Proper Resume Formats

Your experiences and the job opening dictate the format of your resume.
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You’ve found the perfect job announcement, and now you need to prepare materials for the application. Your resume along with a cover letter show the potential employer how well you fit the job opening. A resume details educational and employment history, but depending upon the type of job you’re applying for and your work experiences, the format of the resume can vary.

Chronological Resume

A chronological resume is one of the most common and familiar formats for job seekers to use. It details work history in a logical manner, starting with most recent employment first. Its purpose is to illustrate steady, progressive career development. If you’re a recent graduate with little work experience, detail your educational background first, followed by employment history. The reverse would be true for someone with many years of experience -- work experience followed by education.

Functional Resume

A functional resume focuses on your skills and achievements. This format provides a good option for individuals who are changing career fields. It highlights your areas of expertise and shows how experience and abilities transfer from one career to another. A functional resume features two or three areas of expertise that are targeted to the position for which you are applying. An advantage of using a functional resume is the ability to organize your work history by skills as opposed to chronology.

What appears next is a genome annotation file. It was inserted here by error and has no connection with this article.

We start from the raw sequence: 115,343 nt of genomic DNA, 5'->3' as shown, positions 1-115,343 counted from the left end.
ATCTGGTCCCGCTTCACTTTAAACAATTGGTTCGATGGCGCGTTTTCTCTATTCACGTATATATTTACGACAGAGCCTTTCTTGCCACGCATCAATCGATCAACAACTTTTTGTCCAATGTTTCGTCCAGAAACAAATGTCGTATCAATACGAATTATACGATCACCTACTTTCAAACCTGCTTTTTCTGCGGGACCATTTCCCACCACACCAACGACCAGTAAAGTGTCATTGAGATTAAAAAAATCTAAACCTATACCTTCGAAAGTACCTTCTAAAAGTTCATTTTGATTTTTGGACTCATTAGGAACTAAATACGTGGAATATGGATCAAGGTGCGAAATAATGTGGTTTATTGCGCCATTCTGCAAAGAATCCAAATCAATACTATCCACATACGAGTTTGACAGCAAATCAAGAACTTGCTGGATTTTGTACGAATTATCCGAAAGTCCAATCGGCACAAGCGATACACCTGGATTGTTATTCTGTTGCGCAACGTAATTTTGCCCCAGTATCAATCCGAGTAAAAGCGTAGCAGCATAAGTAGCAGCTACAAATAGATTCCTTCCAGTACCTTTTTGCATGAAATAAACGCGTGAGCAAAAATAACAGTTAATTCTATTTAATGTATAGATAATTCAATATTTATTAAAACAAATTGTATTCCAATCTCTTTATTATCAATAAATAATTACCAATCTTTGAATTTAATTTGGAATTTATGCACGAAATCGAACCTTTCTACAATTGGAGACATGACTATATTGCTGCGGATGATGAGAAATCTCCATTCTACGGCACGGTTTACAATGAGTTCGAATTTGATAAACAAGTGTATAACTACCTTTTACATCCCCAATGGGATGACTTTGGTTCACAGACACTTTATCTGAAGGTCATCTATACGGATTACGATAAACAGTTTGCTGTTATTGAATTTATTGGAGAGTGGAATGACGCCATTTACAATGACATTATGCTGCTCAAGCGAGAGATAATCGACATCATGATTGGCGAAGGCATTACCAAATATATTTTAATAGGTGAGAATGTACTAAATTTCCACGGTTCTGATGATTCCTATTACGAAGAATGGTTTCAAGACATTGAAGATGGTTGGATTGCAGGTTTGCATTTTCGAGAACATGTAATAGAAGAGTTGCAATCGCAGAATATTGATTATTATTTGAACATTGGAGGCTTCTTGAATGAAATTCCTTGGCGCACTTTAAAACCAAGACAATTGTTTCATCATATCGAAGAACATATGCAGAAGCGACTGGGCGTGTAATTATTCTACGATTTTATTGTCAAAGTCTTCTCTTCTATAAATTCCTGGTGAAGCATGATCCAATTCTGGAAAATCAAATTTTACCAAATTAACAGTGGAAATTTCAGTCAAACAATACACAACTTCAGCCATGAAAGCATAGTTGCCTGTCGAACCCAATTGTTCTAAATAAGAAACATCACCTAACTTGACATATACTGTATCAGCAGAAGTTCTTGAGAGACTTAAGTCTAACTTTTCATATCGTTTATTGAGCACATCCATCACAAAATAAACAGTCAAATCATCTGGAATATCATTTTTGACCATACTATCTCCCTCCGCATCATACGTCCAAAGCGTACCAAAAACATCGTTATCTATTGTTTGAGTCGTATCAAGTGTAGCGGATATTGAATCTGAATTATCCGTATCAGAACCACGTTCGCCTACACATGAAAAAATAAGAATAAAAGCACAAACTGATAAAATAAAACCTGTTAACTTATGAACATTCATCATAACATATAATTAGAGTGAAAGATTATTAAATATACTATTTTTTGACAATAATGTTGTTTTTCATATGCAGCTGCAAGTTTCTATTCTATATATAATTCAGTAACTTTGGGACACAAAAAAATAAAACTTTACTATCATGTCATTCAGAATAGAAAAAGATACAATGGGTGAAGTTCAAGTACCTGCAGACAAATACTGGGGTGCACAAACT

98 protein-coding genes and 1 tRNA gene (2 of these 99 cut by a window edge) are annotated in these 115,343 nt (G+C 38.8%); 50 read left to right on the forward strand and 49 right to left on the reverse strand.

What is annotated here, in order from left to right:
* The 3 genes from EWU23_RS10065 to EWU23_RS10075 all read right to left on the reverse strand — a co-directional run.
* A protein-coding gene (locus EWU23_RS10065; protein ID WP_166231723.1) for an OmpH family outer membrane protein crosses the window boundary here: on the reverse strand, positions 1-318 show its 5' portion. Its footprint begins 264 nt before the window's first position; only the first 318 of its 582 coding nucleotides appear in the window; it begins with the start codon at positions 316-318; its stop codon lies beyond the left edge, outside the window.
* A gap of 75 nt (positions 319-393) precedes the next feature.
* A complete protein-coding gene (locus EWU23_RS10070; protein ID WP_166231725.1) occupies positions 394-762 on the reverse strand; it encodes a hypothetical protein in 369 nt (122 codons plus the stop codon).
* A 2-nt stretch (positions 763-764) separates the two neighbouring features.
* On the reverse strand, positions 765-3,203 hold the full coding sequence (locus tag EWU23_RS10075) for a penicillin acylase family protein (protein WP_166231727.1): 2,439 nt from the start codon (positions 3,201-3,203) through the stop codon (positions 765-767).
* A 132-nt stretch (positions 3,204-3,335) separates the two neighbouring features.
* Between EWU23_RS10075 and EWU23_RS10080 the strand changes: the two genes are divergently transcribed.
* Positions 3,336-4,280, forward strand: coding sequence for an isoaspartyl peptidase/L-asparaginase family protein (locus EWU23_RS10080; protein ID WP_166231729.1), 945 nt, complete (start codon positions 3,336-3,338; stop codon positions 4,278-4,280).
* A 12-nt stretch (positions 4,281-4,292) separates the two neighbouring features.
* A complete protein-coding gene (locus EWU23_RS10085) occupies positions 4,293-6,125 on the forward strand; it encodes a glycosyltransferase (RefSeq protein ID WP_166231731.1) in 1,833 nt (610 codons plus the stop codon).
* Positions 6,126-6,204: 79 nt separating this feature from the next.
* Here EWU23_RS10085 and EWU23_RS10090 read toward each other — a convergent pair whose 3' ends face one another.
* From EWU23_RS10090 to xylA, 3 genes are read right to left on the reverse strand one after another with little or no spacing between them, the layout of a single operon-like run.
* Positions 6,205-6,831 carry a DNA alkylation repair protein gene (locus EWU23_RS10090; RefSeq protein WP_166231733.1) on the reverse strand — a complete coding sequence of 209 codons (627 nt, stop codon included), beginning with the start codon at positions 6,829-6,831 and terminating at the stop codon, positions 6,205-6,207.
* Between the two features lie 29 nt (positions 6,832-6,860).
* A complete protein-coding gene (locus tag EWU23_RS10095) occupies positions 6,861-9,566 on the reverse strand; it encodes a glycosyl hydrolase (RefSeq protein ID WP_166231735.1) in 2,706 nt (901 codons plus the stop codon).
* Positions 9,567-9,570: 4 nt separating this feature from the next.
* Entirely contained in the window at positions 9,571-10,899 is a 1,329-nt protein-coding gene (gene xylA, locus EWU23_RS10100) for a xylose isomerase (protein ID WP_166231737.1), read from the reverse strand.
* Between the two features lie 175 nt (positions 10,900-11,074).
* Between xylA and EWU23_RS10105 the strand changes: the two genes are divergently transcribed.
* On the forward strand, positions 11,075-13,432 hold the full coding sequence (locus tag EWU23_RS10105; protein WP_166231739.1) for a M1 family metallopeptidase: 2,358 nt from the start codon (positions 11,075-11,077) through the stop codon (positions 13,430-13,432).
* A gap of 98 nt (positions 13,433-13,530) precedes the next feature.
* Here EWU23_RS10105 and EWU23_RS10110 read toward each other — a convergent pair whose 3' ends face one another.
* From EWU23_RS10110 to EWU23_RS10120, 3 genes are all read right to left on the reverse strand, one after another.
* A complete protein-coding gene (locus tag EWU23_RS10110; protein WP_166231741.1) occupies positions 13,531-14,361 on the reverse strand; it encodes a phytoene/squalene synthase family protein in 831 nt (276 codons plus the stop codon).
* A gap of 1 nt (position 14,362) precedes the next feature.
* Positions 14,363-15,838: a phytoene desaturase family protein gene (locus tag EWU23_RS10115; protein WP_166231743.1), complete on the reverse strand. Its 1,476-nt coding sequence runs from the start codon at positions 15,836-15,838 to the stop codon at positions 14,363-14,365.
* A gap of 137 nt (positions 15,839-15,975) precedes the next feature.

Combined Format

A combination resume incorporates elements from both the chronological format and the functional format. Your skills are listed by function, incorporating your work history in reverse chronological order for each function. This is a useful format for recent graduates that have completed numerous internships or volunteer appointments, allowing you to identify the agencies where you worked and the experienced gained through the activities.

Curriculum Vita

A curriculum vita (CV) is a specialized work history used in higher education settings or by upper level administrators. Typically someone who is applying for a tenure-track faculty position that involves teaching and research will provide a CV as part of the employment application. It combines your academic background with relevant teaching or work experiences, publications and presentations, achievements and relevant professional memberships. Unlike a resume, a CV is a highly detailed document that runs to multiple pages.

General Format Tips

Regardless of the format used to prepare your resume, there are common elements to include in all types. Resumes and CVs begin with contact information, detailing the ways in which a hiring agent can communicate with you. Objectives and skills summaries are optional elements, but if used they should be employer-centered and situated early in the resume. Education, experience and skills or achievements comprise the body of your resume. This is the section where employers focus their attention. Conclude your resume or CV with licensure and certifications, professional affiliations and extracurricular activities if appropriate to the job.

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